Think back to what you have learned in personal finance. Remember the concept of compound interest, that savings early on contributes to wealth expansion later? What is lost due to taxation is compounded over time. And when we consider what the United States government spends, the obvious conclusion is that we have missed an extraordinary opportunity. Over the last 100 years, the United States Federal Government has dramatically increased its consumption of annual GDP. You can readily see this in the next graph. Around 1915, the Feds spent only around 10%, and aside from the two gargantuan spikes (the World Wars), the general trend has been a steady increase to 35-40% of annual GDP. No wonder the economy is only growing at 3% in supposedly the most free nation on earth!
Now we are in the position to calculate the prosperity we have lost due to the income tax. It is actually a very simple calculation to make, if you make some simplifying assumptions.
In this case, I will assume no variation year to year in growth, and that the growth rate is 5% – only 2% above the current average rate. This is actually a conservative estimate when you think about it, because we would likely see upwards of 4-5% increase in annual growth if the income tax were eliminated as per the previously cited data. But for now, let’s call 5% the lower bound. Here’s what you get:
The difference between 3% and 5% growth is nothing short of startling. The conservative estimate is that we would likely be 8 to 10 times better off without the income tax, and that number would go up even further if the growth rate is greater. Can you imagine what could be done with this kind of prosperity? We are often amazed at what we can do and produce with modern science and technology and with the connectivity of the internet. But the difference we can anticipate with this much growth would likely dwarf what we see now. Most likely, by eliminating the aggression of taxation we would increase wealth creation somewhere between 3 and 18 times!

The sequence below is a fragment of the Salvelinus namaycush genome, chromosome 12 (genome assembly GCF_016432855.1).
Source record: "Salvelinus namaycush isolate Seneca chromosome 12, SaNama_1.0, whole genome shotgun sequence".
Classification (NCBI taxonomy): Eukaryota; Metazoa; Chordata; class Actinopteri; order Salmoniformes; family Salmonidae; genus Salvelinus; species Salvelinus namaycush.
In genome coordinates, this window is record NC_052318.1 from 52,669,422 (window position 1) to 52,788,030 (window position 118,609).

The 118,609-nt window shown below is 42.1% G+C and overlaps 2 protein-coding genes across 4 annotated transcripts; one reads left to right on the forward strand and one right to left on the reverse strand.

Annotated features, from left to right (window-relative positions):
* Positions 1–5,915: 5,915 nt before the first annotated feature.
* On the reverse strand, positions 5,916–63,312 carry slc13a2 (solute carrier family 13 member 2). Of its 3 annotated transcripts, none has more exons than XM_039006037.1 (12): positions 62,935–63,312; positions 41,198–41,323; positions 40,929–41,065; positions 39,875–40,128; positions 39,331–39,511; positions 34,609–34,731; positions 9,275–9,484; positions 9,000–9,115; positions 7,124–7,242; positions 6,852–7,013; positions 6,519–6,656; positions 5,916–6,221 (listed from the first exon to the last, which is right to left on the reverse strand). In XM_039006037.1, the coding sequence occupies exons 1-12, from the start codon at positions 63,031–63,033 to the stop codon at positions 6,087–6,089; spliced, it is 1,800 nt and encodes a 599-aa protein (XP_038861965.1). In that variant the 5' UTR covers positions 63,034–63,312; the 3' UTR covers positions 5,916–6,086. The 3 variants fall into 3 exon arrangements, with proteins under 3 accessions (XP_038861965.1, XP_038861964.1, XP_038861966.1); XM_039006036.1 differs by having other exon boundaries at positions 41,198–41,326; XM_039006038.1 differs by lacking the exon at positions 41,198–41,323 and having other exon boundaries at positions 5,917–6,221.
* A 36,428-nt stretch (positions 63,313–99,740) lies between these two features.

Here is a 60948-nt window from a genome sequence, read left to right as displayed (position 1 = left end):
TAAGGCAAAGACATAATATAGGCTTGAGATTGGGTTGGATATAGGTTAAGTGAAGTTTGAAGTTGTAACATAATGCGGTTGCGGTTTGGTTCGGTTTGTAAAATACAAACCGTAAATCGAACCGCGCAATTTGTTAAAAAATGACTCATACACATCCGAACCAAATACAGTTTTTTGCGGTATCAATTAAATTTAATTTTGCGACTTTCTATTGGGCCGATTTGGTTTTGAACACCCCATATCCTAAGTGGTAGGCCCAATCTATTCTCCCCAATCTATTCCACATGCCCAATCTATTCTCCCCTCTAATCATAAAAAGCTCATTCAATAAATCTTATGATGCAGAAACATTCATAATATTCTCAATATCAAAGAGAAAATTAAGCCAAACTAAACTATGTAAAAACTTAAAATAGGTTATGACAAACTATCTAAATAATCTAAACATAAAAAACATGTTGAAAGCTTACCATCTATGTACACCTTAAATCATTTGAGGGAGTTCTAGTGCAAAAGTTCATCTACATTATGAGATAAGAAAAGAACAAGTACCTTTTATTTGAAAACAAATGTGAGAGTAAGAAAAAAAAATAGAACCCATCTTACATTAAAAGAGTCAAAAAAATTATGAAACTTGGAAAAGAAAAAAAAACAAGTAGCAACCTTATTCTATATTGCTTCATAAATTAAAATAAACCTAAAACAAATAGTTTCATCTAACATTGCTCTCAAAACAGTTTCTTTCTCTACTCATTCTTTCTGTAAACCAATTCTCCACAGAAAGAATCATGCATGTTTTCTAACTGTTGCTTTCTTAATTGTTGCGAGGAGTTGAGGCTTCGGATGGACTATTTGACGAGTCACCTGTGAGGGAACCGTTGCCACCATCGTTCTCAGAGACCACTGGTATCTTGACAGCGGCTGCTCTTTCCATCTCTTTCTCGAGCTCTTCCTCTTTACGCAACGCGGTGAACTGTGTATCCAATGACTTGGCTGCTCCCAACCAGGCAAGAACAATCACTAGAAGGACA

We have to realize that trade, the social mechanism of increasing our economic well-being, is a win-win proposition. By definition, when you and I agree to trade the fruits of our labor, we are implicitly agreeing that we are both better off by making the transaction. Conversely, government force is a lose-lose proposition. No one but the thief is made better off when coercion is exacted, and laws of nature do not change when the collector wears an IRS uniform and the spender is a government bureaucrat.
Those who argue that it is only through government that we will cure disease, help people out of poverty, and make this world a better place have not seen the data. Prosperity is what cleans up cities, gets people into jobs, and heals illness, and the government will always fail when it tries to intervene. Why? Because government only works by aggressing against its subjects, which unequivocally makes the subjects worse off.
How amazing that the world works in this way! We do not have to choose whether we will have either aggression and prosperity, or peace and poverty. Rather, peace and prosperity go hand in hand. Thank God, the created order is a win-win world.
For now, however, we have little choice in the matter of taxes. We do the best we can to avoid as many taxes as possible and live in peace, because otherwise the strong arm of the State is waiting. Let us keep pushing back the State through persuading our fellow man of the evils of the State, trading peacefully, and working for positive change in our communities.
And the fight goes on…
Tags: economics, taxes